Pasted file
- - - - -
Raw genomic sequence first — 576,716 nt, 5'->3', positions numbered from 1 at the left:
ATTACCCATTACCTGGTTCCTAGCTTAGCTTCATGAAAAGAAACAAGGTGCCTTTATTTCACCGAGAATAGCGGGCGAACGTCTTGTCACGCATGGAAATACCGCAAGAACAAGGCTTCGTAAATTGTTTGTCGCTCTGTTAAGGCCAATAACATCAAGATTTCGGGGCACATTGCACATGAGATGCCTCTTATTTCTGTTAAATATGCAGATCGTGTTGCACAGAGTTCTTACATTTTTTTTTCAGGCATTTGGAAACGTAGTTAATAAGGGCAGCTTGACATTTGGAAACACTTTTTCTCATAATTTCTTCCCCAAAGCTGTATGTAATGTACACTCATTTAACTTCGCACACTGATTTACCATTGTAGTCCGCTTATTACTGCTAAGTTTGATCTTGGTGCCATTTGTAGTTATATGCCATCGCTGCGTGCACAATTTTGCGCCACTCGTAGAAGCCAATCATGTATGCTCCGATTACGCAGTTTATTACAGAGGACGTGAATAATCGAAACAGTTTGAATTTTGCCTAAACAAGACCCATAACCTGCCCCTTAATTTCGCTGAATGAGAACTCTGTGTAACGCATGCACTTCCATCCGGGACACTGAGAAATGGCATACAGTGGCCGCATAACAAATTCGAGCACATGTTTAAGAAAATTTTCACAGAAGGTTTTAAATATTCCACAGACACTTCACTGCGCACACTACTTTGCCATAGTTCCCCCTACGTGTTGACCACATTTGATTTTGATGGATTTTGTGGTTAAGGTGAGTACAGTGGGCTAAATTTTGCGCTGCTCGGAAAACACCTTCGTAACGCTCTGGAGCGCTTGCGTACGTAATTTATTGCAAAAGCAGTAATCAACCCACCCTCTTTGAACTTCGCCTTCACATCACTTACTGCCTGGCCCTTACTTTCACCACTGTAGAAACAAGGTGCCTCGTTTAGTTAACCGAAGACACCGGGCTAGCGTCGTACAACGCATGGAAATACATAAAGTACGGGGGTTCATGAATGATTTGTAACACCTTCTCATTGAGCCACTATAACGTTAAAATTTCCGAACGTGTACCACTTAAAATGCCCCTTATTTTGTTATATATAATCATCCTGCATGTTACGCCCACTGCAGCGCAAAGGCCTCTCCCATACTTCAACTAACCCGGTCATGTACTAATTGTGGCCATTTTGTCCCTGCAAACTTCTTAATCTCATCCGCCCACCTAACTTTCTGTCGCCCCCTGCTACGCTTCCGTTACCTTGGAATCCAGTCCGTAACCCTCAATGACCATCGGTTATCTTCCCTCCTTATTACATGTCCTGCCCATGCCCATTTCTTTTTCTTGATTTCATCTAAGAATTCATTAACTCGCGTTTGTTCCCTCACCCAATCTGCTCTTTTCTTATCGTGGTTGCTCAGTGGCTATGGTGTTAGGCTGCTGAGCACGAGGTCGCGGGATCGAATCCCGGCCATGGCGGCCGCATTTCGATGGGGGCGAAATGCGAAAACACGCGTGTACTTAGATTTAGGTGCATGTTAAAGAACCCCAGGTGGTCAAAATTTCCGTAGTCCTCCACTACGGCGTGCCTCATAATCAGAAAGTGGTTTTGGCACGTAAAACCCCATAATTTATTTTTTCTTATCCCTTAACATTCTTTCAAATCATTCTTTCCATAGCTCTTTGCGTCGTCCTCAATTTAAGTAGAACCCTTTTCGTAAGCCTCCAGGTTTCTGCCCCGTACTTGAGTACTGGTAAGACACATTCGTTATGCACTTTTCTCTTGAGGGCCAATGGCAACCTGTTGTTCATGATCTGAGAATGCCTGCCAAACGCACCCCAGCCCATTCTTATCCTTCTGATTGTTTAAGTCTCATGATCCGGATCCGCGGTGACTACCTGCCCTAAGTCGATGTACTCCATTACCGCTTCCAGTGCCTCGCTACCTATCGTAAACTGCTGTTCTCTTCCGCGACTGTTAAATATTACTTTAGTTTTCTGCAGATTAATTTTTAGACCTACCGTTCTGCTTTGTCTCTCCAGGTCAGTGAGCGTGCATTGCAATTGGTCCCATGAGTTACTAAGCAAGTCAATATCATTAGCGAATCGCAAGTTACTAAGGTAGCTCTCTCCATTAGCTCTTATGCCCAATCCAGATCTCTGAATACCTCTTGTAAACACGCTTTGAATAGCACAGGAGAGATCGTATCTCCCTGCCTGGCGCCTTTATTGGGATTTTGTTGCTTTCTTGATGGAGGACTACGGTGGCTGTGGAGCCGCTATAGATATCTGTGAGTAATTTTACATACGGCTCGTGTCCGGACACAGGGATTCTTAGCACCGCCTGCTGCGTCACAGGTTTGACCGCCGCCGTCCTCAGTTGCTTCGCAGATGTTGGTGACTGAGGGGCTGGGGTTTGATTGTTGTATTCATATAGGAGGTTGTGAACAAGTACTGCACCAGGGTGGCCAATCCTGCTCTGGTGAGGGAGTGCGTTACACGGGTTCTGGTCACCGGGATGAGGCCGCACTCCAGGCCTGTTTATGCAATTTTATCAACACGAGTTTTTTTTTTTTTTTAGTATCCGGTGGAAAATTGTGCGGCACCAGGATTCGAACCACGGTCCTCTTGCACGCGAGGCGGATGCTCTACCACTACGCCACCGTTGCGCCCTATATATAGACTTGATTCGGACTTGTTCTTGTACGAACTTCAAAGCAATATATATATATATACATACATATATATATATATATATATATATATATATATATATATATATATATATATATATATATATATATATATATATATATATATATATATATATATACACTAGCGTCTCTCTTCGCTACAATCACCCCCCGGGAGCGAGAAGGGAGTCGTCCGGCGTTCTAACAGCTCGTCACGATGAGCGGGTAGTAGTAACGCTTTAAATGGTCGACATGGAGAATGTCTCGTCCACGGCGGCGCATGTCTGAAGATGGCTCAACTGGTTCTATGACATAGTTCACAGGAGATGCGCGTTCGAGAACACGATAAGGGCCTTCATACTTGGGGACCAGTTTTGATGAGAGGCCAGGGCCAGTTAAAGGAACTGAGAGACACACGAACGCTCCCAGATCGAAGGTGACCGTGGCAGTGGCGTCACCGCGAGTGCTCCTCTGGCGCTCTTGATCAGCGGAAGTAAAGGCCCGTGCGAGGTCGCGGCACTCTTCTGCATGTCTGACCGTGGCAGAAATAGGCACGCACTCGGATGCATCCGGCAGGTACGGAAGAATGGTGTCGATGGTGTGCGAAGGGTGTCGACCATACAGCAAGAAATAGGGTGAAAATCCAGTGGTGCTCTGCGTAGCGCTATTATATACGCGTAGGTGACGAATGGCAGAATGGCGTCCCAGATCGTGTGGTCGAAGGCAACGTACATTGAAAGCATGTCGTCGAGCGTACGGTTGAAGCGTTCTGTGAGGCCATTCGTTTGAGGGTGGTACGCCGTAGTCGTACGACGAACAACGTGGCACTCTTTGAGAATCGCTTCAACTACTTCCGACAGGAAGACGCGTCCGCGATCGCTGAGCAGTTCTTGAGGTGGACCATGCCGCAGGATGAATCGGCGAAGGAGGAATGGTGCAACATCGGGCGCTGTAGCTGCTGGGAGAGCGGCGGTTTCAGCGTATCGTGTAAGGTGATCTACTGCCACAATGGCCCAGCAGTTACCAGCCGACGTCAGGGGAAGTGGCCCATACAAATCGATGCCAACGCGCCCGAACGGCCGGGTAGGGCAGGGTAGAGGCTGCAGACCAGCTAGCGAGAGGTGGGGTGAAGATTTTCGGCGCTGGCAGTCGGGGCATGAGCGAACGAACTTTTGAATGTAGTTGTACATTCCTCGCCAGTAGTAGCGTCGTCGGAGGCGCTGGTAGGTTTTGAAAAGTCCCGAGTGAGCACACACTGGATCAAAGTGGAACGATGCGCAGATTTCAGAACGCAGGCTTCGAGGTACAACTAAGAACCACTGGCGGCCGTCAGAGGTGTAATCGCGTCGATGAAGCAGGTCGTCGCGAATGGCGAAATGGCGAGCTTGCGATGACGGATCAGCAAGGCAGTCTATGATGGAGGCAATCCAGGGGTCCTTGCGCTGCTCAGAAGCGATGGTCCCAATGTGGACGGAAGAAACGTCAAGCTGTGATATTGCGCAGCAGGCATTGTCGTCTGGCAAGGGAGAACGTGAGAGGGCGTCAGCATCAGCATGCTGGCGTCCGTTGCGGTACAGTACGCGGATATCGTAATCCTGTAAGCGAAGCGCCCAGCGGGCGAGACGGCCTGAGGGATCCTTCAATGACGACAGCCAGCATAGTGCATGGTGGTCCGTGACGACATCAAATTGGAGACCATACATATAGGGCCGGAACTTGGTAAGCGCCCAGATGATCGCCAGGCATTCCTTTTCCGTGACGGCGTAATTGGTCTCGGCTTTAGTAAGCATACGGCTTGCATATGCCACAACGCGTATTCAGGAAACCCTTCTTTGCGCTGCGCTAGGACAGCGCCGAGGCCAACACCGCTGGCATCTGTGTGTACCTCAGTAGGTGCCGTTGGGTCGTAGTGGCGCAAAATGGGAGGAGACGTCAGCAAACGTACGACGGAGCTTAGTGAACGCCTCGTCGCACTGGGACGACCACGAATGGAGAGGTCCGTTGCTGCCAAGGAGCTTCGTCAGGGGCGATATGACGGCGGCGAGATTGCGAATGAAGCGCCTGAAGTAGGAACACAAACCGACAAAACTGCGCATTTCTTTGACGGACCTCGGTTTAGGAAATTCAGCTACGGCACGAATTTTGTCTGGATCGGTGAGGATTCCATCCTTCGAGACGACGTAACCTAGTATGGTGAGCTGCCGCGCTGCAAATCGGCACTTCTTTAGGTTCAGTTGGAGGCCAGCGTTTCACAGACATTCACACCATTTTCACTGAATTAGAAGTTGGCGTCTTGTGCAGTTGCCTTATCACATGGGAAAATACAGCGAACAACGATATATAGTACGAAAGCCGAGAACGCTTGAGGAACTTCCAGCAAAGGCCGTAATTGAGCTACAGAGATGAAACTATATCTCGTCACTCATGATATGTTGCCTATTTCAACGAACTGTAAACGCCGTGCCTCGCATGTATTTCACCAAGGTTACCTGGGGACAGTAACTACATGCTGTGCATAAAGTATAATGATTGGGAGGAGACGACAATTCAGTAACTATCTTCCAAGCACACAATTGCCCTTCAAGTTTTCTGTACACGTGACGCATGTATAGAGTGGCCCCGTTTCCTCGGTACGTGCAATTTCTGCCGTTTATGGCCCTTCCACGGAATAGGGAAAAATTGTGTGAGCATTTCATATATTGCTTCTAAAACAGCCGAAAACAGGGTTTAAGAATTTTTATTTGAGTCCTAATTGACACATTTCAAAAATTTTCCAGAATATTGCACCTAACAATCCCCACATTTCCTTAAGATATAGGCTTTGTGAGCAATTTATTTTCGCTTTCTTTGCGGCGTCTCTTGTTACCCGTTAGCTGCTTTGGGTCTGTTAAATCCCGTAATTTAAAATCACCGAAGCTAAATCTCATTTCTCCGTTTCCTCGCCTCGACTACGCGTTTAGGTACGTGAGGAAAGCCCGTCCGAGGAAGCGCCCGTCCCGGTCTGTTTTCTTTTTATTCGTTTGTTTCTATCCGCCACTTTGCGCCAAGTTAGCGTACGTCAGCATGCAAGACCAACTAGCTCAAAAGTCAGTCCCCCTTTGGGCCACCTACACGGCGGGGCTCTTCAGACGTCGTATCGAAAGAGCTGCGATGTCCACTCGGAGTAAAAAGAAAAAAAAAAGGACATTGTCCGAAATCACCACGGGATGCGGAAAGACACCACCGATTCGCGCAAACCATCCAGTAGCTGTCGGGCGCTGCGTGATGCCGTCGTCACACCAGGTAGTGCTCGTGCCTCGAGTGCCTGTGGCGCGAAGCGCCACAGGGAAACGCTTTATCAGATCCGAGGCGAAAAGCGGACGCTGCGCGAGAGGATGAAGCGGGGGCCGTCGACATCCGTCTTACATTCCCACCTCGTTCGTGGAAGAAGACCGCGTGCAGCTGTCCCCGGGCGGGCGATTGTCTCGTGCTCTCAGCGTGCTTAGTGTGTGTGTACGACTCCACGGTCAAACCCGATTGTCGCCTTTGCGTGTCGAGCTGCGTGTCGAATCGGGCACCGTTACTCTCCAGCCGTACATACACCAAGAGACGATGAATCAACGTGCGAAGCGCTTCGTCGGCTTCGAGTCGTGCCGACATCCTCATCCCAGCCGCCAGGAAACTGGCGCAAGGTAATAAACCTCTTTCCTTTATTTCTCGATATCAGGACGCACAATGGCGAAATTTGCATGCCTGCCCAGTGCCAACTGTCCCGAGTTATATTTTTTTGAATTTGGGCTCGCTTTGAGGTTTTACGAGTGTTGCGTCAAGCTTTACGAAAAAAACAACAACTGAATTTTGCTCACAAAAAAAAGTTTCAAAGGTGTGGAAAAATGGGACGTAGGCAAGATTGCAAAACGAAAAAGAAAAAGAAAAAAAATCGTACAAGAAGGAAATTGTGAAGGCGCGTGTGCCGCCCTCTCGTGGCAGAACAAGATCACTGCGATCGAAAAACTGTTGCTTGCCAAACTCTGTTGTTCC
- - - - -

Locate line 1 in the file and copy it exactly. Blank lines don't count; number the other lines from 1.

Raw genomic sequence first — 576,716 nt, 5'->3', positions numbered from 1 at the left: